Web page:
Breath-taking Indeed--$180,000 Starting Salaries For Baby Lawyers

     How many litigants are willing, even if able, to pay high hourly rates so that big firms can pay “breath-taking” starting salaries to baby lawyers? According to the American Bar Association Journal, first-year law associates are being paid starting salaries as high as $180,000 per year. “As Economy Stalls, So Do Salaries … But Not Associate Hours,”, September 29, 2008.  And as those lawyers mature, their rates go up, not down. Guess who pays for that! Clients do.

     Perhaps that is why the average cost of a patent infringement lawsuit in Texas was $2,637,179 in 2005. “Report of the Economic Survey,” American Intellectual Property Law Association 2005, at p. I-109.  The little guy can’t afford to play in that league. Indeed, even some larger corporate litigants are saying “enough” to continually escalating costs of litigation.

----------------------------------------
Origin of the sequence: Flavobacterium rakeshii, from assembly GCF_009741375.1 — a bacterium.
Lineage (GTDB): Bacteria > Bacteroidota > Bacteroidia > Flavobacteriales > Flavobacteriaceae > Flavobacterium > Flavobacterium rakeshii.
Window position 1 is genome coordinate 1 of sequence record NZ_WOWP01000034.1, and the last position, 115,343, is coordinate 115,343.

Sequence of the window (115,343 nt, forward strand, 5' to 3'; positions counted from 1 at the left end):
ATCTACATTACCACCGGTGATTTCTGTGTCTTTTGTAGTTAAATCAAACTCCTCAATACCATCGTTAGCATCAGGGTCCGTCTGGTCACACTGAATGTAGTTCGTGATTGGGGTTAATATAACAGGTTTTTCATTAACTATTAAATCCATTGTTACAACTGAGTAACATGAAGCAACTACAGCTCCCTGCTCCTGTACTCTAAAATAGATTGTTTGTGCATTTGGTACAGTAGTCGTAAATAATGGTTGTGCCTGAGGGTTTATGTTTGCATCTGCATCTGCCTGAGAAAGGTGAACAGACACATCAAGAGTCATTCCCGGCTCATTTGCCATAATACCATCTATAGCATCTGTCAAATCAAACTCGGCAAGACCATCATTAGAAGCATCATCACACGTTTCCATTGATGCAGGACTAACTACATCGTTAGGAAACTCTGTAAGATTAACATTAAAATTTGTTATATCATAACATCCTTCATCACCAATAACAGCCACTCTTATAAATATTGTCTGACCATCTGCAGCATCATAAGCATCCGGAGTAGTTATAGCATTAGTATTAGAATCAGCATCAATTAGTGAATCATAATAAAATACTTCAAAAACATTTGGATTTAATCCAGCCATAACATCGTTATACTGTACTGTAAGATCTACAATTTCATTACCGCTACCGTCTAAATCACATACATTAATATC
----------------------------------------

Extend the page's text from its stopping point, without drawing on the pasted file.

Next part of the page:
As a former chairman of the Court Costs and Delay committee of the State Bar of Texas, I have been concerned about controlling the high cost of litigation for more than two decades. That is why our firm handles patent and other complicated commercial litigation on contingency fee. The little guy has access to the legal system. The big guy keeps its costs down. The law firm, not the client, bears the cost of paying the lawyer salaries.   In the event of a “breath-taking” result, the client and lawyer share in the recovery. Law firms may choose to pay breath-taking salaries if they wish, but it should not be at their clients’ expense.

Trackbacks (0) Links to blogs that reference this article Trackback URL
Comments (0) Read through and enter the discussion with the form at the end